A twelve-year-old violin virtuoso, David Rothman, is plunged into a deaf world, necessitating him to adapt to a new culture and language in order to survive.
David Rothman is an overnight success. He performs in New York’s Symphony Hall with rave reviews attracting the attention of the Queen of England. His future is laid out for him like a well-lit freeway. Then, on his twelfth birthday, David suffers from a sudden and irreparable hearing loss, plunging him into a silent world. Good-Bye Tchaikovsky is about an adolescent who overcomes adversity and develops an understanding and appreciation of Deaf culture.
At the age of forty-four I had a severe hearing loss taking me away from my job as a sixth grade teacher. From that experience, I was inspired to write this story. It shows by example how middle school children can cope with adversity. If a person has a willingness to learn and an open mind to explore all possibilities, he can find a way to succeed.
With the help of his family, an unexpected mentor, and a new best friend, David is brought from the dredges of near suicide to become a savior of a young child. From his experiences, he decides to dedicate his life to teaching.
David Rothman’s success in the deaf world will provide inspiration for teens to find inner strength. Like David, with the support of family and friends, they will find a place for themselves, and they can accomplish anything.
The last chord of the orchestra vibrated in my ears. My stomach made flip-flops. This was my moment. I was first violinist in the Youth Orchestra. I was about to play solo in Tchaikovsky’s Violin Concerto in Symphony Hall. I pushed myself from the safety of my seat, within the strings section, and claimed center stage.
I tucked my violin under my chin. Stage lights blinded me, leaving the audience in darkness. I lifted my bow and focused on the conductor perched on a stool before me. Maestro raised his baton. I struck the first note, clear and vibrant.
Music encircled me and lifted me into the clouds until I played my last note and was plopped back onto center stage. Applause wrapped around me like warm socks on a winter day.
Professional Reviews Pitch Perfect
David Rothman is on top of the world. After bringing down the house as soloist in the Youth Orchestra, he and the group are invited to play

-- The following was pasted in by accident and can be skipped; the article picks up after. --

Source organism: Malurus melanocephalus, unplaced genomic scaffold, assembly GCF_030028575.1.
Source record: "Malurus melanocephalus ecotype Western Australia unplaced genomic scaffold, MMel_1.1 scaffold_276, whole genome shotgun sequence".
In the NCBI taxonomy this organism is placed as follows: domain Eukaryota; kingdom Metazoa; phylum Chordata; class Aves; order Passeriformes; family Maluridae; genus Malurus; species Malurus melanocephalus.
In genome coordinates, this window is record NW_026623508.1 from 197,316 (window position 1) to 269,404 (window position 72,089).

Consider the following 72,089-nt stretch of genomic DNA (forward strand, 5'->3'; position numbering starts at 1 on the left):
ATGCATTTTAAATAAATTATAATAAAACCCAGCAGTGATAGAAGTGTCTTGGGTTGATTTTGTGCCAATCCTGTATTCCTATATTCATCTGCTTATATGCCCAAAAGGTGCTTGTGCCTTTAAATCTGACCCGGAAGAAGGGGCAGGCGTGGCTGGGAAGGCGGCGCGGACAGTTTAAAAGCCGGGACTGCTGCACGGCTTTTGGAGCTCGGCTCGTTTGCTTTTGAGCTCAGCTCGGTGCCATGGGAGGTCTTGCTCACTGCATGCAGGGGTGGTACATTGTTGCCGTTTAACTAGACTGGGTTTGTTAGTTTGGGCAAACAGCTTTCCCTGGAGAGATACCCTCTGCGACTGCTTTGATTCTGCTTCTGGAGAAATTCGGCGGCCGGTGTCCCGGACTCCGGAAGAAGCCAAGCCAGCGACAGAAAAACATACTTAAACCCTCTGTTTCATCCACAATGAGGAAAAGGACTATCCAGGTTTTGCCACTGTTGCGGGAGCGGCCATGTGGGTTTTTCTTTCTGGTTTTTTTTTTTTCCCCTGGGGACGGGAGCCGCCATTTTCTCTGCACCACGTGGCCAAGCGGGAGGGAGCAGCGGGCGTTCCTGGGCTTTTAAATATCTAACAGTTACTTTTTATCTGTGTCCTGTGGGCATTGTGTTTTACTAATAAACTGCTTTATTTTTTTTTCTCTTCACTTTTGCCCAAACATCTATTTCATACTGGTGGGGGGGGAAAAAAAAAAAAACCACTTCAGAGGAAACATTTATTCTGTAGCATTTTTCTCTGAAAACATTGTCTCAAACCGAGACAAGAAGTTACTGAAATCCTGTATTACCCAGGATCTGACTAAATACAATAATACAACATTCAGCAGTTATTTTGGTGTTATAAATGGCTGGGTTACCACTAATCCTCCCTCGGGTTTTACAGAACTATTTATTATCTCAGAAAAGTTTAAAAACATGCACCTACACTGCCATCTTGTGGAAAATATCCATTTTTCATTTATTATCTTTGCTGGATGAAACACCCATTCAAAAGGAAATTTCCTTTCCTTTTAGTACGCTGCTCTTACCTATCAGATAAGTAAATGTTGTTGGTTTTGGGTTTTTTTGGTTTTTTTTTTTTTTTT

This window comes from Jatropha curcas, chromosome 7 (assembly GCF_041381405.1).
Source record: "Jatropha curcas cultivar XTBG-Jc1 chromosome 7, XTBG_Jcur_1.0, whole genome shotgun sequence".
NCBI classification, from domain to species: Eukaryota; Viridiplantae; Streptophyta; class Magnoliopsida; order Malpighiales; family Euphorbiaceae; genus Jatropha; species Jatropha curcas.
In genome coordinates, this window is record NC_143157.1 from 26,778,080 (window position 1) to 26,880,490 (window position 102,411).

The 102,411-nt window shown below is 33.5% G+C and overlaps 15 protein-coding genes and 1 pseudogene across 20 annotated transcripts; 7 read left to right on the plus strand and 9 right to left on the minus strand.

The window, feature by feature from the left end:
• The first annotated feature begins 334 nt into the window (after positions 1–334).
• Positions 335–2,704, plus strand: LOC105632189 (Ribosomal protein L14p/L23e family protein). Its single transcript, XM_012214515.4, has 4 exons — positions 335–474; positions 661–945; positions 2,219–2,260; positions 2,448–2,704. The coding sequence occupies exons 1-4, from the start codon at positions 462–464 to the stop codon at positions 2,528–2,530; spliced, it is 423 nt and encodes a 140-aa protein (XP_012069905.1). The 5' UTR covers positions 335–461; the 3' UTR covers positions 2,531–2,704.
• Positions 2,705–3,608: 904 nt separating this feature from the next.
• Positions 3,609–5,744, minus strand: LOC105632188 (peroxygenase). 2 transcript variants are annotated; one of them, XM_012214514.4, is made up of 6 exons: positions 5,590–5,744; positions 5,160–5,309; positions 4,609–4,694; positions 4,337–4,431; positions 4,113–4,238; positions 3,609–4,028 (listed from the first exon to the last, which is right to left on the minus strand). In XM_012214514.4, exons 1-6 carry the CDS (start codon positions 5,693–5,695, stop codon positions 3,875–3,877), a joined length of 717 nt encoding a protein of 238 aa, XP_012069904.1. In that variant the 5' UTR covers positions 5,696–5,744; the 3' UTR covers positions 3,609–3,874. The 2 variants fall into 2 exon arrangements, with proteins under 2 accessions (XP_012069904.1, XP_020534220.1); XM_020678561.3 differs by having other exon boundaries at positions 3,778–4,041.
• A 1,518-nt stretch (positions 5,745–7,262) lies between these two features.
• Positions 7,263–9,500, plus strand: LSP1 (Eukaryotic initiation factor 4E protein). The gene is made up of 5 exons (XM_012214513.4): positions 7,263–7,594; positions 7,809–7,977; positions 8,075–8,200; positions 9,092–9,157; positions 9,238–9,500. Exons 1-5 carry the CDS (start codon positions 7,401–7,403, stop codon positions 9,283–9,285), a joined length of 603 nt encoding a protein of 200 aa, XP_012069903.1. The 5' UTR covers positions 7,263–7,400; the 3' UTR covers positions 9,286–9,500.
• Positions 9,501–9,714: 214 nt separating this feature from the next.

for the Queen of England. But just days after his triumphant moment, he suddenly finds himself unable to hear a single note.
Deafness has struck the Rothmans in the past, and now David has the family curse. Playing the violin is as meaningless to him as holding a stick of wood, since he can’t hear the music. Putting it down for
good, he embarks on a journey to understand and deal with his new course of life.
Over the next six years, David enrolls in a school for the deaf,switching to mainstream high school once he is proficient enough in communication. He makes new friends and learns to adjust, hoping he
will eventually find a career path to follow. And when he graduates from high school, he heads off to a mainstream college, finally knowing exactly what he is called to do.
Finding yourself deaf, literally overnight, is a scary thing, and David’s response to his disability is understandable. It takes courage to accept what he can’t change, and he tries to make the best of a bad
situation. Good-Bye Tchaikovsky is a touching portrayal of a boy who just wants to fit in, but finds himself pulled between the hearing and the deaf world. Ultimately, what he really needs to find is himself.- Alice Berger
Between Two Worlds
On David Rothman’s 12th birthday he was a virtuoso violinist with the California Youth Symphony. His future in music was already mapped out ahead of him, from special schools for gifted musicians to one day playing solo at Symphony Hall. The day after his birthday his world came crashing down around him. A hereditary condition had robbed him of his hearing. Overnight David went from perfect pitch to deafening silence. He was devastated by a grief that nearly destroyed him.
“Good-Bye Tchaikovsky is a coming of age story with a twist. As David deals with the normal struggles of growing up, his profound hearing loss forces him to begin his life all over again. He feels like he doesn’t fit in the hearing world because he’'s deaf and he doesn’t fit in the deaf world because he can speak. By learning American Sign Language (ASL) he finds a way to cope and gradually his two worlds come together. But he still must face the hardest question of all. What will he do with the rest of his life?
As someone who is hearing impaired, I feel “Good-Bye Tchaikovsky” is an authentic portrayal of the challenges involved with sudden hearing loss. In telling David’'s story, Michael Thal has created a survival guide for young people who are hearing impaired.
Midwest Book Review
Told in first person perspective, Goodbye Tchaikovsky is a story of courage, adaptation, and the struggle to accept a new way of life. Highly recommended.